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Judy Blume Says Roald Dahl’s Books Shouldn’t Be Rewritten to Remove “Offensive” Language

If you think censoring books like Charlie and the Chocolate Factory and James and the Giant Peach is bizarre, you can rest easy knowing one of the most widely-banned writers in American history agrees with you. In a recent interview for Variety, young adult author Judy Blume spoke about the recent controversy surrounding Puffin Books and their choice to “update” some beloved novels by Roald Dahl.

“What do I think about rewriting the Roald Dahl books?” the Are You There God? It’s Me, Margaret author said. “I think if Roald Dahl was around, you would be hearing what he thinks about that. Whatever he is, whatever he’s accused of being, there’s a lot of truth there. But the books are the books. Kids still love the books, and they love them the way he wrote them. So I don’t believe in that.”

Certain aspects of Dahl’s work haven’t aged well — the author has been subject to retrospective criticisms of sexism, racism, and antisemitism — but Blume stands by the importance of keeping classic literature in its original form. And as someone whose own work has been ostracized for depictions of healthy teenage sexuality, including menstruation, Blume worries about the slippery slope effect that could occur from retroactive censorship.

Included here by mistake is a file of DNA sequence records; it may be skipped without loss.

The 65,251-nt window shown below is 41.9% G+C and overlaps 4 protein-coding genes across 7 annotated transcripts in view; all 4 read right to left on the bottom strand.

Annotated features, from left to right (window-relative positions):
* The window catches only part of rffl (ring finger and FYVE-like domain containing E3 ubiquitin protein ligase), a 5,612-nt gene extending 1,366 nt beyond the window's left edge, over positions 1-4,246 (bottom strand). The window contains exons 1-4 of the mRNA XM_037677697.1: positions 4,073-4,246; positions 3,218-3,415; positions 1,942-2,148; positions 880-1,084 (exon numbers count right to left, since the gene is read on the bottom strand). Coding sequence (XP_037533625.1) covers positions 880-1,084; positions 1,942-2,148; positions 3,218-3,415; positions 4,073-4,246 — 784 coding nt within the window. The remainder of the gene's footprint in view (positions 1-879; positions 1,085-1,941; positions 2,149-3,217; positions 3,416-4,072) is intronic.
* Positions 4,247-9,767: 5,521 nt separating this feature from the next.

“Today, there are laws being enacted where a librarian can go to prison if she or he is found guilty of having pornography on their shelves… Try and define pornography today and you’ll find that it’s everything,” Blume added, mentioning that picture books Julián Is a Mermaid by Jessica Love and Heather Has Two Mommies Lesléa Newman were frequently banned, and considered “pornographic” by some legislatures.

But even as they go back to Dahl’s work, Puffin’s revisions seem rather inconsequential: In Charlie and the Chocolate Factory, for example, Augustus Gloop is now described as “enormous” instead of “fat.” In The Twits, Mrs. Twit is no longer depicted as “ugly and beastly,” but just “beastly.” Oompa Loompas are not “small men” anymore, but “small people.” And when the narrator of The Witches discusses how the female villains wear wigs to cover their bald heads, his grandmother responds: “There are plenty of other reasons why women might wear wigs and there is certainly nothing wrong with that.”

Blume’s career and legacy will be celebrated in Prime Video’s upcoming documentary Judy Blume Forever.